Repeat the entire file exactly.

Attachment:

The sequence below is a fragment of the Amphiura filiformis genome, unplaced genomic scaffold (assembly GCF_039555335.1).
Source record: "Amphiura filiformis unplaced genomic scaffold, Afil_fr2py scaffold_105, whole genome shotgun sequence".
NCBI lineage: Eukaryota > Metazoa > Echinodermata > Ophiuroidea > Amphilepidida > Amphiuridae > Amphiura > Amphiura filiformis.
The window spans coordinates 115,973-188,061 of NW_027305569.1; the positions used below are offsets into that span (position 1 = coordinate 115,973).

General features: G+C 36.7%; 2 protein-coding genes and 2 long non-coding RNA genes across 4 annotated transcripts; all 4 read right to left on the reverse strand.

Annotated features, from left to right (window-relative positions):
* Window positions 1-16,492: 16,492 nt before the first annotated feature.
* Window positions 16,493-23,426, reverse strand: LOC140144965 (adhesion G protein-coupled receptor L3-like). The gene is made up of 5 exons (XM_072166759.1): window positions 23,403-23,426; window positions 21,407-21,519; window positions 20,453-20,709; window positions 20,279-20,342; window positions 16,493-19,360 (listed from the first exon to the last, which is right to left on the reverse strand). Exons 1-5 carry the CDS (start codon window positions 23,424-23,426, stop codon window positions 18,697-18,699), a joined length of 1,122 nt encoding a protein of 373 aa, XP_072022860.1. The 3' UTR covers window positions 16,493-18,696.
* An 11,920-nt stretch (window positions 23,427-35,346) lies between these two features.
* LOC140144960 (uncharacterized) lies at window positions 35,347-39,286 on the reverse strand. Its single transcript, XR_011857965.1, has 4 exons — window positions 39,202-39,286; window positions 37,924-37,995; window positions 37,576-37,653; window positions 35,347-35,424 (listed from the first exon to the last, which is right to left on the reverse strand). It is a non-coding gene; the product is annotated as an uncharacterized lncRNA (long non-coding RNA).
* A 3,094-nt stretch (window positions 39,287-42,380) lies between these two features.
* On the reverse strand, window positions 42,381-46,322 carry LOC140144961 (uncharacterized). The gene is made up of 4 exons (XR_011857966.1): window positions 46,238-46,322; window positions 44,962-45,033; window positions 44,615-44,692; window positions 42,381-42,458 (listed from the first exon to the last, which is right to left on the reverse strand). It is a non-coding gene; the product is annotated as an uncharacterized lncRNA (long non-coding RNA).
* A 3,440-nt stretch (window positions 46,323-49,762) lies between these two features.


The sequence below is a fragment of the Amphiura filiformis genome, unplaced genomic scaffold (assembly GCF_039555335.1).
Source record: "Amphiura filiformis unplaced genomic scaffold, Afil_fr2py scaffold_105, whole genome shotgun sequence".
NCBI lineage: Eukaryota > Metazoa > Echinodermata > Ophiuroidea > Amphilepidida > Amphiuridae > Amphiura > Amphiura filiformis.
The window spans coordinates 115,973-188,061 of NW_027305569.1; the positions used below are offsets into that span (position 1 = coordinate 115,973).

General features: G+C 36.7%; 2 protein-coding genes and 2 long non-coding RNA genes across 4 annotated transcripts; all 4 read right to left on the reverse strand.

Annotated features, from left to right (window-relative positions):
* Window positions 1-16,492: 16,492 nt before the first annotated feature.
* Window positions 16,493-23,426, reverse strand: LOC140144965 (adhesion G protein-coupled receptor L3-like). The gene is made up of 5 exons (XM_072166759.1): window positions 23,403-23,426; window positions 21,407-21,519; window positions 20,453-20,709; window positions 20,279-20,342; window positions 16,493-19,360 (listed from the first exon to the last, which is right to left on the reverse strand). Exons 1-5 carry the CDS (start codon window positions 23,424-23,426, stop codon window positions 18,697-18,699), a joined length of 1,122 nt encoding a protein of 373 aa, XP_072022860.1. The 3' UTR covers window positions 16,493-18,696.
* An 11,920-nt stretch (window positions 23,427-35,346) lies between these two features.
* LOC140144960 (uncharacterized) lies at window positions 35,347-39,286 on the reverse strand. Its single transcript, XR_011857965.1, has 4 exons — window positions 39,202-39,286; window positions 37,924-37,995; window positions 37,576-37,653; window positions 35,347-35,424 (listed from the first exon to the last, which is right to left on the reverse strand). It is a non-coding gene; the product is annotated as an uncharacterized lncRNA (long non-coding RNA).
* A 3,094-nt stretch (window positions 39,287-42,380) lies between these two features.
* On the reverse strand, window positions 42,381-46,322 carry LOC140144961 (uncharacterized). The gene is made up of 4 exons (XR_011857966.1): window positions 46,238-46,322; window positions 44,962-45,033; window positions 44,615-44,692; window positions 42,381-42,458 (listed from the first exon to the last, which is right to left on the reverse strand). It is a non-coding gene; the product is annotated as an uncharacterized lncRNA (long non-coding RNA).
* A 3,440-nt stretch (window positions 46,323-49,762) lies between these two features.